As we pursue the Common Good, let us remember what was once considered common and good during earlier points in American history: chattel slavery, indigenous genocide, and institutionalized sexism. To truly come to a Common Good, we need to honor a diversity of voices and challenge our assumptions about what is common and what is good. Our default is to take what is good for our culture, gender, or community and make it the common standard for all. I have experienced being invited into organizations that were aiming to do good in the world, but an expectation existed that I would be silent about my unique concerns as an African woman. I know that denying my reality can never be good for my spiritual, physical, or social well being.
Connecting the Dots
Hurricane Sandy vividly demonstrated the relationship between climate change, poverty, and immigration.
Let the Little Children Come: Why Childcare is a Faith Issue
As the Faith Based Organizer for the Federation of Protestant Welfare Agencies (FPWA) — a citywide coalition of more than 300 member agencies and faith institutions — I have the privilege of working with a diverse group of faith leaders. Last spring we were thrust into an important struggle for childcare and after school funding led by the Campaign for Children (C4C), a citywide coalition of organizations advocating for childcare and after school funding. Some may wonder why clergy would be concerned about this issue, but for the clergy I work with, the reason is clear: budgets are moral documents, and what is funded reflects our values. Our clergy know that children are the greatest in God’s kingdom and our investment (or lack thereof) in them will have consequences for our future.
In New York City obtaining quality education is a serious struggle for parents of all classes. This struggle includes waiting lists that upperclass parents place their unborn children on, intelligence test for 5 year olds, interviews and hustling from one open house to another. Finding childcare is a daunting task, especially for low-income parents. As a child in New York City I knew how important it was to not end up at my “zone school,” which are schools for children who could not get in anywhere else. Growing up in one of the 12 poorest communities in New York City, my zone schools were the worst. From junior high on I had to take buses and trains to get an education. The process of finding childcare is one of the clearest depictions of the greatest lie that controls New York City: “that some people are worth more than others” (NYFJ Faith Rooted Organizing Core Lie Exercise March 2011).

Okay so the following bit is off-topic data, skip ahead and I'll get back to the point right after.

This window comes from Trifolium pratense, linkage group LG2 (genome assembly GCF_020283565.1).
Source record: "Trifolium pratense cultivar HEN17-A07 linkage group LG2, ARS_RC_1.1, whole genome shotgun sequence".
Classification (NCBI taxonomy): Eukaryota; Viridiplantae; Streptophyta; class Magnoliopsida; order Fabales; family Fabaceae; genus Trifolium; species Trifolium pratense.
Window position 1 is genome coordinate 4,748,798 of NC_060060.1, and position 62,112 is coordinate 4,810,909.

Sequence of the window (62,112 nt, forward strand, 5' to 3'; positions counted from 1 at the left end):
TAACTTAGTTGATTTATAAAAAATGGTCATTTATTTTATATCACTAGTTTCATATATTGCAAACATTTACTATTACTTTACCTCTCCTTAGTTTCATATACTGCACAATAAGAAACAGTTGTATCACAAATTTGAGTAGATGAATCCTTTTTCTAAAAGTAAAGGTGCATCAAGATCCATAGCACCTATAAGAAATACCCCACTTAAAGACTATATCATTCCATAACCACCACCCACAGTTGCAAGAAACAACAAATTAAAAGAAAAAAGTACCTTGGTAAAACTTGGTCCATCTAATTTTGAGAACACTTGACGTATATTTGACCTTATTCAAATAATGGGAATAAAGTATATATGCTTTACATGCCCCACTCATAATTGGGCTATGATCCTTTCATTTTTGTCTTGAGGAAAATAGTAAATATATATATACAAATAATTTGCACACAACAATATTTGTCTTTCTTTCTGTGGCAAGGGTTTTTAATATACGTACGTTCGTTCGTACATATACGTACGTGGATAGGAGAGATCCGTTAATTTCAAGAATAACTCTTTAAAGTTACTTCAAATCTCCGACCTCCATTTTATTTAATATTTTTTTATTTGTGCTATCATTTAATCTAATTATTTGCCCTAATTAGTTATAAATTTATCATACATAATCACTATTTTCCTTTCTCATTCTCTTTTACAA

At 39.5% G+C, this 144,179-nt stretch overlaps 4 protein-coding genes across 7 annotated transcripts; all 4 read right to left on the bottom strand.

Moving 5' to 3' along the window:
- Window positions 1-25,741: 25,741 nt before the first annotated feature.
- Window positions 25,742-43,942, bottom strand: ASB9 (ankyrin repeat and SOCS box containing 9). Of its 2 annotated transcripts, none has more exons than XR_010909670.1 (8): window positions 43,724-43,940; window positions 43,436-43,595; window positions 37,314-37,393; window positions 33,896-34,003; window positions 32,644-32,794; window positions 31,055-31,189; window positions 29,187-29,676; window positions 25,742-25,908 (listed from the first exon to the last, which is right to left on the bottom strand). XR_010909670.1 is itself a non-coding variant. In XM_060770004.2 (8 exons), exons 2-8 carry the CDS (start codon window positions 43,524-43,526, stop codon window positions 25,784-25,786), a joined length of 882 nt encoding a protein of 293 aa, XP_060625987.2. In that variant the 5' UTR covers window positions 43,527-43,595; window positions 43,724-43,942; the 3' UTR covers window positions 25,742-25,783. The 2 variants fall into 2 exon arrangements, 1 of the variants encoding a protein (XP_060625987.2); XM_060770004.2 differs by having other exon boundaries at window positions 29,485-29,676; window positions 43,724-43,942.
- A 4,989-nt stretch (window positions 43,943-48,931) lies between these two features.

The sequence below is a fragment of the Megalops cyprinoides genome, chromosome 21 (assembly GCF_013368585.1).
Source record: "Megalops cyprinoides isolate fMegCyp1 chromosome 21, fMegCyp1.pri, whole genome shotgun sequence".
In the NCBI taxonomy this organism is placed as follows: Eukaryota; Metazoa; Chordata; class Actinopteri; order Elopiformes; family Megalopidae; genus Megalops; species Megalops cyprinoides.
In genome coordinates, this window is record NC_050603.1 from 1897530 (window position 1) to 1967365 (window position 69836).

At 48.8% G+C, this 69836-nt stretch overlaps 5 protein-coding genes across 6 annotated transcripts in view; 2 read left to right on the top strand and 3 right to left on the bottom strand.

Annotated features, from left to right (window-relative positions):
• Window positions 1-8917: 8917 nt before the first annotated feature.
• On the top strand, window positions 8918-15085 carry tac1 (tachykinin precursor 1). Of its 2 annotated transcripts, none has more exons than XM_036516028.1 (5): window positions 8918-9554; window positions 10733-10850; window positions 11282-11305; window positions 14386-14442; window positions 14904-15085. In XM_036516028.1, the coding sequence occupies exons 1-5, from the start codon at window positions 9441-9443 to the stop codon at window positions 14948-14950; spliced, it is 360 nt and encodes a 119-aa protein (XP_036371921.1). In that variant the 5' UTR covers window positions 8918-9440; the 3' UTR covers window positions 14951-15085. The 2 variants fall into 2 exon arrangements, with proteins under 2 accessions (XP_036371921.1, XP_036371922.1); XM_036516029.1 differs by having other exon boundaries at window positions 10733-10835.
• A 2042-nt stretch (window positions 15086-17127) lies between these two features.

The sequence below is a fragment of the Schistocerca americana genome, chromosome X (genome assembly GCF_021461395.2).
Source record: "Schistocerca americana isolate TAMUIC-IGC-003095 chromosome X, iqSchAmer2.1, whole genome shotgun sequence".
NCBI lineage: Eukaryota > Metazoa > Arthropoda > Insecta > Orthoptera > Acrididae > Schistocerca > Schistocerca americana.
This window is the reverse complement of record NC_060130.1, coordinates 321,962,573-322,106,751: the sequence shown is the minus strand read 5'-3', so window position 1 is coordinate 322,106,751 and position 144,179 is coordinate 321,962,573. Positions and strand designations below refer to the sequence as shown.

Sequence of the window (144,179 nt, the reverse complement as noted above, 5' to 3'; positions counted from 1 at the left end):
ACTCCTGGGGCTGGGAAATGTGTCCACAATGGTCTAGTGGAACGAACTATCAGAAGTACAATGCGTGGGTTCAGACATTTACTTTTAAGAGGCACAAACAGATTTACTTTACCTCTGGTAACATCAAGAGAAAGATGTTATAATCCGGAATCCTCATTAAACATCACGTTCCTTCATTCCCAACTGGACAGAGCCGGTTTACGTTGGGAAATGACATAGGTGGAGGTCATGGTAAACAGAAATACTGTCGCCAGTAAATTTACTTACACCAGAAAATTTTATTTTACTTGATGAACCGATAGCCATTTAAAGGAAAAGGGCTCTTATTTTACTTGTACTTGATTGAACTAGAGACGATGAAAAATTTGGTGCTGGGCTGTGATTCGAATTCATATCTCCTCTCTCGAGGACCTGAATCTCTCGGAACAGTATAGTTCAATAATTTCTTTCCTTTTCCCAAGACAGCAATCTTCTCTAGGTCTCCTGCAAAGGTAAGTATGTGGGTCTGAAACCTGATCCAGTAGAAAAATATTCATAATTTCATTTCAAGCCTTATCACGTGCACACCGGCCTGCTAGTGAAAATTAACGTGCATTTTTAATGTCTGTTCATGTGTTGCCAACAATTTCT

From Homeless to Hope: Sydia Simmons
At 14 years old, Sydia Simmons was kicked out into the streets of New York City by her alcoholic mother, but today she is a wife, mother, and founder of the Lost Angels Society.
The purpose of the Lost Angels Society is to provide a safe space for homeless teens. Sydia knows firsthand the difficulty of being homeless, especially in New York City, and because she has overcome through her faith she wants to give back.
On Dec. 16, 2012 Sydia hosted the Lost Angels Society Benefit to give homeless youth a Christmas celebration. This benefit was supported by actress Uma Thurman, superstar singer Usher, and many others.
Sydia truly has compassion and a passion for homeless youth, and an important message for the Church. Isaiah 61: 3-4 states: “They will be called oaks of righteousness, a planting of the Lord for the display of his splendor. They will rebuild the ancient ruins and restore the places long devastated; they will renew the ruined cities that have been devastated for generations.” Sydia truly fits the description above because she is rebuilding the lives of teens devastated by homelessness.
Why the Church is the Best Place for a Pussy Riot
On Aug. 17, three members of the Russian feminist punk band/performance art group Pussy Riot received the verdict in the criminal case against them: Guilty of "hooliganism" motivated by "religious hatred." Each was sentenced to two years in prison.
As a faith-based community organizer, I spend a great majority of my time trying to get political issues into the church so that the gospel can be relevant to the reality of those on and off the pews.
Therefore, I believe the best place for a “pussy riot” is the church. Although this may seem sacrilegious, here's why:
1. When the church ignores social and political issues it silently blesses injustice. (See slavery, the Holocaust, lynching, and child sexual abuse.) Testimony Time is a set time in many Black Churches when congregants can speak of their pains and triumphs and how God brought them through.
Testimony time is democratic and a time of raw honesty. I call what Pussy Riot did protestifying because they protested by testifying about the political conditions of their country.